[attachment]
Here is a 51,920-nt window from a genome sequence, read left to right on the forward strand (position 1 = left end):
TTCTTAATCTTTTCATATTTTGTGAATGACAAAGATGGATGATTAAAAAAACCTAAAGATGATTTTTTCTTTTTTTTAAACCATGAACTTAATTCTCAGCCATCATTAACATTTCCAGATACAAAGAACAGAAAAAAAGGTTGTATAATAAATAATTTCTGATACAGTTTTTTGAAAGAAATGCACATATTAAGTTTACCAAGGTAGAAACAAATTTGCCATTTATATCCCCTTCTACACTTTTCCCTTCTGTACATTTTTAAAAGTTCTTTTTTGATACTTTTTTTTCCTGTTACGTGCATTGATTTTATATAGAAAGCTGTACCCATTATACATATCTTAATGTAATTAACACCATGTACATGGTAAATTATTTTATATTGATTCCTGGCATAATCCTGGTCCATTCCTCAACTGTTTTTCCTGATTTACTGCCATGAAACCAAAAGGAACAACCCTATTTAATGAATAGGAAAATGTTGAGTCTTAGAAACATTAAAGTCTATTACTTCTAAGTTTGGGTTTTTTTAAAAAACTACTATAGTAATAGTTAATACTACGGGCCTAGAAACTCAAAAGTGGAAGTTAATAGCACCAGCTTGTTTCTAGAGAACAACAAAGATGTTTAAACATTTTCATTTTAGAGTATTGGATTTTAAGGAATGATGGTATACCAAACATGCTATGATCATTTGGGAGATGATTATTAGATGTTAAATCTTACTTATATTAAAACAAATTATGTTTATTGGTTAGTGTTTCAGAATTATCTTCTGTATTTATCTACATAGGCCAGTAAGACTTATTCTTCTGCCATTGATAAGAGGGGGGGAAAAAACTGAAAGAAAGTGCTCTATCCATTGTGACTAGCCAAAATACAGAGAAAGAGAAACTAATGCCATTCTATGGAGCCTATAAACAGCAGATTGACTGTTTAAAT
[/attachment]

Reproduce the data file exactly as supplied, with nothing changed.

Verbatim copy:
Here is a 51,920-nt window from a genome sequence, read left to right on the forward strand (position 1 = left end):
TTCTTAATCTTTTCATATTTTGTGAATGACAAAGATGGATGATTAAAAAAACCTAAAGATGATTTTTTCTTTTTTTTAAACCATGAACTTAATTCTCAGCCATCATTAACATTTCCAGATACAAAGAACAGAAAAAAAGGTTGTATAATAAATAATTTCTGATACAGTTTTTTGAAAGAAATGCACATATTAAGTTTACCAAGGTAGAAACAAATTTGCCATTTATATCCCCTTCTACACTTTTCCCTTCTGTACATTTTTAAAAGTTCTTTTTTGATACTTTTTTTTCCTGTTACGTGCATTGATTTTATATAGAAAGCTGTACCCATTATACATATCTTAATGTAATTAACACCATGTACATGGTAAATTATTTTATATTGATTCCTGGCATAATCCTGGTCCATTCCTCAACTGTTTTTCCTGATTTACTGCCATGAAACCAAAAGGAACAACCCTATTTAATGAATAGGAAAATGTTGAGTCTTAGAAACATTAAAGTCTATTACTTCTAAGTTTGGGTTTTTTTAAAAAACTACTATAGTAATAGTTAATACTACGGGCCTAGAAACTCAAAAGTGGAAGTTAATAGCACCAGCTTGTTTCTAGAGAACAACAAAGATGTTTAAACATTTTCATTTTAGAGTATTGGATTTTAAGGAATGATGGTATACCAAACATGCTATGATCATTTGGGAGATGATTATTAGATGTTAAATCTTACTTATATTAAAACAAATTATGTTTATTGGTTAGTGTTTCAGAATTATCTTCTGTATTTATCTACATAGGCCAGTAAGACTTATTCTTCTGCCATTGATAAGAGGGGGGGAAAAAACTGAAAGAAAGTGCTCTATCCATTGTGACTAGCCAAAATACAGAGAAAGAGAAACTAATGCCATTCTATGGAGCCTATAAACAGCAGATTGACTGTTTAAAT